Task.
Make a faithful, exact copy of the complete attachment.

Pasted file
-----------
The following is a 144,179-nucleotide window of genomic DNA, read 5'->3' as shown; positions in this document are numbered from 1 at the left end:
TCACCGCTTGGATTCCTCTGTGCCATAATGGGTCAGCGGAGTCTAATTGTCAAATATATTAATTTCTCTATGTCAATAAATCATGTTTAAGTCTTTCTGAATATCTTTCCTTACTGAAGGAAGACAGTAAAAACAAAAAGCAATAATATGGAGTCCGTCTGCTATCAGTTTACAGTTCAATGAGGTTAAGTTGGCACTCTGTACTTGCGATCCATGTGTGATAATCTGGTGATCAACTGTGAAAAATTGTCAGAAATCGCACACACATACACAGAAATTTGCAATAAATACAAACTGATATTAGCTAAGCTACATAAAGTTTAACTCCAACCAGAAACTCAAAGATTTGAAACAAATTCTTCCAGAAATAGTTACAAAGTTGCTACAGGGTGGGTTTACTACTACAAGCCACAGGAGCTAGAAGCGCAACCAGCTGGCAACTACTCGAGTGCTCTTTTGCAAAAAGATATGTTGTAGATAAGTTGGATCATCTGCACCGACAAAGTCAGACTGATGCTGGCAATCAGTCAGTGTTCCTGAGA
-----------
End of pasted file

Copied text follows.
The following is a 144,179-nucleotide window of genomic DNA, read 5'->3' as shown; positions in this document are numbered from 1 at the left end:
TCACCGCTTGGATTCCTCTGTGCCATAATGGGTCAGCGGAGTCTAATTGTCAAATATATTAATTTCTCTATGTCAATAAATCATGTTTAAGTCTTTCTGAATATCTTTCCTTACTGAAGGAAGACAGTAAAAACAAAAAGCAATAATATGGAGTCCGTCTGCTATCAGTTTACAGTTCAATGAGGTTAAGTTGGCACTCTGTACTTGCGATCCATGTGTGATAATCTGGTGATCAACTGTGAAAAATTGTCAGAAATCGCACACACATACACAGAAATTTGCAATAAATACAAACTGATATTAGCTAAGCTACATAAAGTTTAACTCCAACCAGAAACTCAAAGATTTGAAACAAATTCTTCCAGAAATAGTTACAAAGTTGCTACAGGGTGGGTTTACTACTACAAGCCACAGGAGCTAGAAGCGCAACCAGCTGGCAACTACTCGAGTGCTCTTTTGCAAAAAGATATGTTGTAGATAAGTTGGATCATCTGCACCGACAAAGTCAGACTGATGCTGGCAATCAGTCAGTGTTCCTGAGA